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Job Stress

The other night Brian and I revived
argument #27 from our Greatest Hits list, entitled “My Life
Is Harder Than Yours”. To be fair, I’m usually the one
to start said revival, when I can’t take another long day
with the two girls and feel (usually wrongly) underappreciated. You
can probably write the script yourself, so I won’t bore you
with the details; what I wanted to bring up here was actually the
point at which we got into a good, earnest discussion – the
point after all the acrimony and accusations and martyrdom (mostly
on my part).

We were lying in bed and I was trying to put myself in
Brian’s shoes, and understand how his day truly is stressful.
The weight of responsibility for this big family is heavy on his
shoulders, especially in light of our last year and its eight
income-free months. So he’s constantly working while looking
over his shoulder, fearing the axe. Then add in the usual anxieties
– job deadlines, co-workers that he doesn’t get along
with, and so on – and he really does have a stressful job. I
get that.

But I know that my job stress is different, and I struggled to put
it into words. Aside from the obvious – that he gets two days
a week off from said stress, even if those days are spent doing his
other job, which is full-time dad – I knew there was
something unique about my job stress.

“I think,” I said haltingly,
“that I feel the weight of this job because I know how
important it is. If you get frustrated and lose your cool and storm
off, your co-worker thinks you’re a jerk for a while, then
you apologize and make up and it’s done. Even if it’s
not resolved, you don’t really care because he’s not
your responsibility at the end of the day. If you screw up, there
are big consequences, but they just aren’t as big as the
consequences of my mistakes.”

I went on, saying, “Every day I think, Is this going to be
the day I lose it and yell at Maddie? Is today going to be the time
she always remembers as the time Mommy hit her? Losing my cool is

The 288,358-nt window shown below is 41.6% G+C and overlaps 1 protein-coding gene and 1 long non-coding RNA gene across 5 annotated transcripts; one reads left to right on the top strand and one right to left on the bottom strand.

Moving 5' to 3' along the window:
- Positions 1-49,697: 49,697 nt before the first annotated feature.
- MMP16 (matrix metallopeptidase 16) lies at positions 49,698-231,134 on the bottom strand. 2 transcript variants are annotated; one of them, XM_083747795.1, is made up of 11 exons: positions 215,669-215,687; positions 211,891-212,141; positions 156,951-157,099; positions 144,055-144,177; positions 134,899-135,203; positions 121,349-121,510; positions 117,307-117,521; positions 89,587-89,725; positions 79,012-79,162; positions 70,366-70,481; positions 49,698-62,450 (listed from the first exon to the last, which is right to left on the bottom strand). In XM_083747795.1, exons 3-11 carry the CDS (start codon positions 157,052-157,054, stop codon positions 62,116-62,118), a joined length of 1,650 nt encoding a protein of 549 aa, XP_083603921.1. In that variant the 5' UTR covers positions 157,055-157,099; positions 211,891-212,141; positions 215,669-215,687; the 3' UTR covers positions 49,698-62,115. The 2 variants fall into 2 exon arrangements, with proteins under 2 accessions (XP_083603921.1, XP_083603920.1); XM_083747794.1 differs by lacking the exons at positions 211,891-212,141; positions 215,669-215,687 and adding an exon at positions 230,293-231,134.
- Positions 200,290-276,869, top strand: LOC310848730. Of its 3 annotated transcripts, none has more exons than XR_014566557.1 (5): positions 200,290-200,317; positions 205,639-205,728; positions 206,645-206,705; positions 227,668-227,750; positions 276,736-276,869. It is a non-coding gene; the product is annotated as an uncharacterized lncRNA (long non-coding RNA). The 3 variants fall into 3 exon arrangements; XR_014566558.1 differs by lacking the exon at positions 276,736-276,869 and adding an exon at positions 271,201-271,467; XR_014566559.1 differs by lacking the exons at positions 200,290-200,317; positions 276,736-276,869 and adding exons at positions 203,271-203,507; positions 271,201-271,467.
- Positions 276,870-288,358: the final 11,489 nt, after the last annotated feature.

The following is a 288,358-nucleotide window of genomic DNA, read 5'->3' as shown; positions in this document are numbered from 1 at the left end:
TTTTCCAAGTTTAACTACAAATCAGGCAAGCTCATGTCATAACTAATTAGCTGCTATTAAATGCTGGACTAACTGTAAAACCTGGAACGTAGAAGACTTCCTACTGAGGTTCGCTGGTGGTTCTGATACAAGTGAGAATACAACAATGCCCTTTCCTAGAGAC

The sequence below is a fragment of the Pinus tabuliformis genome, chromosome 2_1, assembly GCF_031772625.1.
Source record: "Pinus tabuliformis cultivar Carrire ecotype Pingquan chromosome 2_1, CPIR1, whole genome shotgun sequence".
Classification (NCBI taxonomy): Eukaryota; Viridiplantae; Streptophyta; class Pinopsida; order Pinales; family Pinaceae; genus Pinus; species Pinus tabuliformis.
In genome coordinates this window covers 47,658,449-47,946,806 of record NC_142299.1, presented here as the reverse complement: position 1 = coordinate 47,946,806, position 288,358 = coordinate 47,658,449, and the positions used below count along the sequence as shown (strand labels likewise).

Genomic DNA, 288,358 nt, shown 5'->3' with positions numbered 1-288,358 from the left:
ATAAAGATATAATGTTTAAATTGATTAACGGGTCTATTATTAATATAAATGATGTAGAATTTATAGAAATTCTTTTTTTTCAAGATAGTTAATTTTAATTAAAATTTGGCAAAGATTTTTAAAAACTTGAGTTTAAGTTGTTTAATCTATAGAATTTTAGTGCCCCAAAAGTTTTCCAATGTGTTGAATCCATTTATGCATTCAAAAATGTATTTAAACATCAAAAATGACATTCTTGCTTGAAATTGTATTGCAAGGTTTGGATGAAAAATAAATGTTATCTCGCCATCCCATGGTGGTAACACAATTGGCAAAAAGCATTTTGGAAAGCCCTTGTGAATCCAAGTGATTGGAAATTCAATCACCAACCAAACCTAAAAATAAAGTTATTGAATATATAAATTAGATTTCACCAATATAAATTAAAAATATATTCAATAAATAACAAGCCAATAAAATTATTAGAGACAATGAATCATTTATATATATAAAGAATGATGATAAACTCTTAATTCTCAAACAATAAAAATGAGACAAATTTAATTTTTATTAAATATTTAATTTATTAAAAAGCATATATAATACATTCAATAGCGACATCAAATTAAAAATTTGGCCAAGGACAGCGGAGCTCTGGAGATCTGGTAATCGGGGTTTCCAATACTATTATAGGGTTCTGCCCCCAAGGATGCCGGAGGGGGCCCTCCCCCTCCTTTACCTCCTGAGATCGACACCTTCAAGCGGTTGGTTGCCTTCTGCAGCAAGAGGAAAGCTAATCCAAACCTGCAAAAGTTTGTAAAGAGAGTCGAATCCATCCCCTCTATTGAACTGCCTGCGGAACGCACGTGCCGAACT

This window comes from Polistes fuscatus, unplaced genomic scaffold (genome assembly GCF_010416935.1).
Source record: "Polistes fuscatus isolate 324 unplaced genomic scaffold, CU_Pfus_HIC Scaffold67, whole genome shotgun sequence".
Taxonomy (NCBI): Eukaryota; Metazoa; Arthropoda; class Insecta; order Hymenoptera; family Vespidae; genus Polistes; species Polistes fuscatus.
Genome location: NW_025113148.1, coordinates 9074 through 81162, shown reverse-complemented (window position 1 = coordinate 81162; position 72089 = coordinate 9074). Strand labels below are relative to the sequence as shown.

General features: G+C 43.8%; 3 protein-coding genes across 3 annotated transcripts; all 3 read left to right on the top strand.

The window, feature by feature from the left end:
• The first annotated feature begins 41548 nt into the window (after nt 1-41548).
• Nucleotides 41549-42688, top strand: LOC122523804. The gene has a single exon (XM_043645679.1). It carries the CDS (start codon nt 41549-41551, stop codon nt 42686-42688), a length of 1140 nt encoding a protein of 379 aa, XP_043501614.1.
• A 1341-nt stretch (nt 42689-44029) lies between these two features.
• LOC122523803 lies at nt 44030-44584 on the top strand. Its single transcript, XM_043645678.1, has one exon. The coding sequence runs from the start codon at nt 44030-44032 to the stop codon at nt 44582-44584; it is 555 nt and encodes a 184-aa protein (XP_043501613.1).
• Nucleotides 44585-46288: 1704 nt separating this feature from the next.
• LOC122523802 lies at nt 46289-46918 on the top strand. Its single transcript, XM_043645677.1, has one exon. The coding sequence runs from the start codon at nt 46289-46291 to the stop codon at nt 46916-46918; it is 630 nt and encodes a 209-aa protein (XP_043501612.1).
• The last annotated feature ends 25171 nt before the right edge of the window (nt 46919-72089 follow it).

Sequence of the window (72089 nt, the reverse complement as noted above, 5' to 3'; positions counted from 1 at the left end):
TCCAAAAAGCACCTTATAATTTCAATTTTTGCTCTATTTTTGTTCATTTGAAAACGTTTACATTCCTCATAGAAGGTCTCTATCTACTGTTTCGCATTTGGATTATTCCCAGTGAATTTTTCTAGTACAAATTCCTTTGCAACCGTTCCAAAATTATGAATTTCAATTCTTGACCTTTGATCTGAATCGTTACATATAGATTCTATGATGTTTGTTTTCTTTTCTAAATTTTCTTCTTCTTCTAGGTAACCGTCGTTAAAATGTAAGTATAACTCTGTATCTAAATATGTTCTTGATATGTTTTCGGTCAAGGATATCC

something she might remember the rest of her life, and it’ll
shape how she interacts with people forever! The mistakes I make
could turn her from CEO to serial boyfriend stalker, always looking
for love in abusive relationships, or could make her Mommy Dearest.
And that’s a whole lot of job pressure to live with, day in
and day out.”

I’ve been thinking about this ever since our conversation. I
know, I know, there’s a lot of grace in this job, and Maddie
won’t remember most of her life up to this point. But
conscious or not, my actions and choices have shaped her and will
continue to do so, more than anyone else in her life. So I feel
this pressure to be a good mom – to continuously make good
choices, to keep digging down just a little deeper for that last
little drop of patience in my dry well – at all times.
I’m not saying I expect to be perfect, and this isn’t
about being a Good Mommy in the Martha Stewart way; I know being a
good mom’s not about weaving my own crib sheets or
hand-stenciling the bathroom for my angels. I just – I
don’t know. God’s given me these incredible gifts in
Maddie and Cora, and I want to be a good steward of these gifts and
make the most out of the raw material he’s given me.

I think about that parable concerning the three servants –
one was given say 15 bucks, one was given 10, and one was given 5.
And the servant given the most money did the most with it, to the
master’s great happiness, while the one given the least
amount of money simply buried it in the garden, afraid of losing it
but unable to multiply it. And one of the points of the parable is
that from whom much is given, much is expected. In other words,
it’s like Peter Parker’s Uncle Ben said in Spiderman:
“With great power comes great responsibility.” And I
see how much I’ve been given, and want to parlay that into
the biggest reward possible: I don’t want my mistakes or
failings as a mother to keep my girls from reaching their true

So I’m what you’d call a deliberate parent, making
conscious choices along the way and looking five steps ahead with
every decision I make, to see how it’ll affect us down the
road. And that’s just a little hard to do all the time, and
sometimes if I think about it too much I start to freak out.

Which is the point at which I bring back up Argument #27, hoping
I’ll at least get a little sympathy, a little pat on the
back, a little “You are the queen in all ways, infinitely
superior and overworked and underappreciated and worth a price
above rubies!” Which, of course, doesn’t happen,
because I’m being a selfish brat to pick an argument like
that, and deep down somewhere I know it.

So from now on, when I feel that way I’m going to bring out
my only fail-safe pick-me-up: a piece of good chocolate, five
minutes alone (even if it’s in the bathroom), and a quick
phone call to a sympathetic girlfriend.

That’s the mommy equivalent to a break around the water
cooler, and those breaks give us the refreshment we need to dive
back into our high-stress jobs.


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